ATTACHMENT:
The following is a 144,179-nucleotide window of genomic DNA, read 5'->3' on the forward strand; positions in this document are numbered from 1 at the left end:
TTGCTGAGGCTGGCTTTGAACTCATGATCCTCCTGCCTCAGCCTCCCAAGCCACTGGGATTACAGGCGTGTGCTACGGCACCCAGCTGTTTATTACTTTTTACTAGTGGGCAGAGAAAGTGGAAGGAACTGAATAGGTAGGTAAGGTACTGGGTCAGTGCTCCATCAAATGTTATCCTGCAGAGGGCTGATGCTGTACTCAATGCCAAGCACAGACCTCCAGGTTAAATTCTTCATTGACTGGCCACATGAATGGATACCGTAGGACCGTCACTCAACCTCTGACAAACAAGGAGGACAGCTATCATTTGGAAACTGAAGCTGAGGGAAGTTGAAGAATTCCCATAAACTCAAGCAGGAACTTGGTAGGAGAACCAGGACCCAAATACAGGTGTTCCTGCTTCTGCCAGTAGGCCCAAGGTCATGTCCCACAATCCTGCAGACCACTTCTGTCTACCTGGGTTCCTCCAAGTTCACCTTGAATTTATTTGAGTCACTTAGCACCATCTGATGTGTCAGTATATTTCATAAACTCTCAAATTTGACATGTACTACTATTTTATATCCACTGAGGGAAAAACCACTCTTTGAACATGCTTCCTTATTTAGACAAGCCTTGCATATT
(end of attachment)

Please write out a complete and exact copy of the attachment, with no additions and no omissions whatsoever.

The following is a 144,179-nucleotide window of genomic DNA, read 5'->3' on the forward strand; positions in this document are numbered from 1 at the left end:
TTGCTGAGGCTGGCTTTGAACTCATGATCCTCCTGCCTCAGCCTCCCAAGCCACTGGGATTACAGGCGTGTGCTACGGCACCCAGCTGTTTATTACTTTTTACTAGTGGGCAGAGAAAGTGGAAGGAACTGAATAGGTAGGTAAGGTACTGGGTCAGTGCTCCATCAAATGTTATCCTGCAGAGGGCTGATGCTGTACTCAATGCCAAGCACAGACCTCCAGGTTAAATTCTTCATTGACTGGCCACATGAATGGATACCGTAGGACCGTCACTCAACCTCTGACAAACAAGGAGGACAGCTATCATTTGGAAACTGAAGCTGAGGGAAGTTGAAGAATTCCCATAAACTCAAGCAGGAACTTGGTAGGAGAACCAGGACCCAAATACAGGTGTTCCTGCTTCTGCCAGTAGGCCCAAGGTCATGTCCCACAATCCTGCAGACCACTTCTGTCTACCTGGGTTCCTCCAAGTTCACCTTGAATTTATTTGAGTCACTTAGCACCATCTGATGTGTCAGTATATTTCATAAACTCTCAAATTTGACATGTACTACTATTTTATATCCACTGAGGGAAAAACCACTCTTTGAACATGCTTCCTTATTTAGACAAGCCTTGCATATT